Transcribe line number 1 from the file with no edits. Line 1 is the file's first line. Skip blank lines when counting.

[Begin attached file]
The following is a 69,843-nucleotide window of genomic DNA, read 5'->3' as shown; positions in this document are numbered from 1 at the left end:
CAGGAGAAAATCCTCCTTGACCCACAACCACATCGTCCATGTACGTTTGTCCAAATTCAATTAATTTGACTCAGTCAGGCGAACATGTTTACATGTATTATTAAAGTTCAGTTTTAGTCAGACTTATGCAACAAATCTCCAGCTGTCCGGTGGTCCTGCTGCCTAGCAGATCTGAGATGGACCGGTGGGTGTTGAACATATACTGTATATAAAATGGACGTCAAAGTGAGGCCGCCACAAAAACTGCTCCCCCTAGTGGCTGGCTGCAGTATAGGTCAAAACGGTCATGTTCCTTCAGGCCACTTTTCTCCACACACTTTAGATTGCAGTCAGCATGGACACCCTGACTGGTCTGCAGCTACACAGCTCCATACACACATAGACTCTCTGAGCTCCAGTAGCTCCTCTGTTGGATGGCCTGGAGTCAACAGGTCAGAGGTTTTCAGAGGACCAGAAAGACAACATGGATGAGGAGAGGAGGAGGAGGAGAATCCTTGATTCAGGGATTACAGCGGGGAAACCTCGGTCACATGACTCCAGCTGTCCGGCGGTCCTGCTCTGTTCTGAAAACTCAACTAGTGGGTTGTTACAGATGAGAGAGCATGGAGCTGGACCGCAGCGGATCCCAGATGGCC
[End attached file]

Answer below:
The following is a 69,843-nucleotide window of genomic DNA, read 5'->3' as shown; positions in this document are numbered from 1 at the left end: